Effective Community Reinvestment Act Investment Test Tool for BMO Harris

To meet its goals under the Community Reinvestment Act (CRA), BMO Harris must commit resources to qualified investments to achieve its goals under the Investment Test. Typical qualified investments available to banks are unsecured, involve economic returns in the form of a tax credit, or do not regularly amortize. The RAL allowed BMO Harris to make a $30 million commitment to purchase a series of notes collateralized by mortgage loans to independent property owners for the acquisition and rehabilitation of rental apartment buildings in low- and moderate-income census tracts. Essentially, the program is a privately placed mortgage-backed security that allows investors to share in the risks of a pool of mortgages.

With the BMO Harris purchase of a security backed by loans and not the direct purchase of whole loans, the bank can treat the instrument as an equity investment on its books, instead of as a loan. The original loans issued by CIC to apartment building owners remain on CIC’s balance sheet and are simply pledged as collateral to the investor’s security. Additionally, the RAL investor program is unique to a loan fund not only because of its collateral structure but also because the program provides a cash return in the form of monthly principal amortization and interest payments.

The RAL program has performed exceptionally well with manageable delinquencies, defaults, and charges-offs, despite a challenging real estate market. Since the RAL progam’s inception, charge-offs in the RAL pool have been covered by the loan loss reserve, and no charges have been passed through to investors since 2001.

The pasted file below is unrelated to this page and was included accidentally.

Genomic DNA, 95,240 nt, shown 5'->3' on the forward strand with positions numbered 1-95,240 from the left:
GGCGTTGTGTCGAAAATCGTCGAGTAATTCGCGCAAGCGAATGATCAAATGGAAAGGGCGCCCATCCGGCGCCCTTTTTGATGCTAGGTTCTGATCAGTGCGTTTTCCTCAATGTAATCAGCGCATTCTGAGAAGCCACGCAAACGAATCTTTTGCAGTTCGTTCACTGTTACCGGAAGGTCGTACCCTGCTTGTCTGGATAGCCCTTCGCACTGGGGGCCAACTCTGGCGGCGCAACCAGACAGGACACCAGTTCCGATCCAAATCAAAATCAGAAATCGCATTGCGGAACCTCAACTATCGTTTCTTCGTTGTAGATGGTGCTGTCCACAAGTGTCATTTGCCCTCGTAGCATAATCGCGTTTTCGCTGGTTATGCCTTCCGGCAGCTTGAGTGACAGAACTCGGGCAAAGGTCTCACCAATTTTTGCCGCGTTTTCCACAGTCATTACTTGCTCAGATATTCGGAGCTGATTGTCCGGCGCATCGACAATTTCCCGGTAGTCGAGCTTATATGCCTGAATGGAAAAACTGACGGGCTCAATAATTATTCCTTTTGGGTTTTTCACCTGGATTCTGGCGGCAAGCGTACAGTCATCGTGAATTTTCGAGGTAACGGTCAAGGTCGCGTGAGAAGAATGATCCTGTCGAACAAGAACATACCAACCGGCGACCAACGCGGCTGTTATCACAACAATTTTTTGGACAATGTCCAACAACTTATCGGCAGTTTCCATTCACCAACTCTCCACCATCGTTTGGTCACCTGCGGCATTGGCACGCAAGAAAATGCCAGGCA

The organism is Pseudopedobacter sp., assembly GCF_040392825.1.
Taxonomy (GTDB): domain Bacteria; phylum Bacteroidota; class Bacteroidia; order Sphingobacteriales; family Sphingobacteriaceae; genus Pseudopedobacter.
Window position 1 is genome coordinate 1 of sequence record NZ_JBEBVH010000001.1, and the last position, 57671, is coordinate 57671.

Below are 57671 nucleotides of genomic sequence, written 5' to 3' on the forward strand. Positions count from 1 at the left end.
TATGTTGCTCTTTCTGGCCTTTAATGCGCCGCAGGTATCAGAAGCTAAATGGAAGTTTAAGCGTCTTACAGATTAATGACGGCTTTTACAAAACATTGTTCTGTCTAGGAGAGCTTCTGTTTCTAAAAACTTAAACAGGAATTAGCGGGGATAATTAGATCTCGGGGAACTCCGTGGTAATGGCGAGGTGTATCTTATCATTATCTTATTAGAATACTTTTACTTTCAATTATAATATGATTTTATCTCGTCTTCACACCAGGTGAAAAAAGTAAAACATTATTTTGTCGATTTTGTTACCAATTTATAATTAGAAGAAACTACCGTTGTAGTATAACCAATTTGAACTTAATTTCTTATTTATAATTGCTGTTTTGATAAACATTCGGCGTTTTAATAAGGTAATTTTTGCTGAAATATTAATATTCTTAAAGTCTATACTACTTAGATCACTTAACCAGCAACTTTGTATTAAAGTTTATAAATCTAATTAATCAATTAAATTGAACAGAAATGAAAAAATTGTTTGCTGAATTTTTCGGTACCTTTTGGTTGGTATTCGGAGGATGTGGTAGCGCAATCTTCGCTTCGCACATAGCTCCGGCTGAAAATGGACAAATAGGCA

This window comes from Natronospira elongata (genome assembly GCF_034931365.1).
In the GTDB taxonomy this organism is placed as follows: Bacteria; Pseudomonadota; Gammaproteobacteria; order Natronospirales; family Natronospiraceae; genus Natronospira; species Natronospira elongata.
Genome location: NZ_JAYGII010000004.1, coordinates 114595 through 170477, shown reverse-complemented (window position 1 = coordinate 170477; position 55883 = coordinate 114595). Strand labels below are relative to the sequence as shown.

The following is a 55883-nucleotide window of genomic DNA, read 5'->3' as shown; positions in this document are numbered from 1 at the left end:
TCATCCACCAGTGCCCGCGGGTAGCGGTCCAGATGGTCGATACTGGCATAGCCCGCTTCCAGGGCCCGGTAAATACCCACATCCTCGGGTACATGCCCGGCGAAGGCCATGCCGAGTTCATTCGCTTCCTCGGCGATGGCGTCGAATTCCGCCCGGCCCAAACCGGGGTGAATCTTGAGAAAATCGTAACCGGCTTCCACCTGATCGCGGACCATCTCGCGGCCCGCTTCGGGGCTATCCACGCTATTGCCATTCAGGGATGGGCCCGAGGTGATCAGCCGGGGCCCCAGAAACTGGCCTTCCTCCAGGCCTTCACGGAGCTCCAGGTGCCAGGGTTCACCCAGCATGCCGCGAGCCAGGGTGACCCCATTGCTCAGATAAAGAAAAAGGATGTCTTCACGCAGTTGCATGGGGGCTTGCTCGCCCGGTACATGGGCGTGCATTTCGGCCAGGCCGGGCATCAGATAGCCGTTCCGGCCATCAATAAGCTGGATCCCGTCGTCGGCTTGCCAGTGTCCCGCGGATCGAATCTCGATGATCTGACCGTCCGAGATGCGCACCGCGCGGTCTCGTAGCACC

Partnership Continues to Grow to Meet Neighborhood Needs

As the recent IHS study highlights, many poorer neighborhoods in Chicago contain a disproportionate share of two- to four-unit buildings. The recent economic downturn has had a particularly devastating effect on these rental buildings and their communities. The two- to four-unit properties, according to IHS, “have been disproportionately impacted by foreclosure and become highly distressed.” These buildings typically do not qualify for credit products designed for commercial buildings (five units or greater) and owners of these small rental properties face a number of challenges. CIC has recently offered a new pilot collateralized note program designed exclusively to target capital to buyers of one- to four-unit rental properties. The program is designed to support investors willing to buy distressed one- to four-unit buildings. Loans under this program are made only to investors willing to buy at least nine units that are located close together. BMO Harris understands the importance of getting capital to these properties and the important role these properties play in stabilizing many communities in Chicago. To date, BMO Harris has made a $4 million commitment to this program.

In addition to the CRA and economic benefits BMO Harris receives in exchange for its investment in CIC, the bank also leverages CIC’s ability to provide property rehabilitation training and technical assistance to first-time rental property investors. BMO Harris also works directly with CIC through board and loan committee participation. Furthermore, CIC provides a valuable resource for BMO Harris to direct potential investors who may be ineligible for traditional banking credit products but may be able to achieve their objectives with a loan from CIC. Finally, CIC clients often use BMO Harris for their cash management and operating account needs.

For more information, e-mail  Carl Jenkins.

Articles by non-OCC authors represent the authors’ own views and not necessarily the views of the OCC.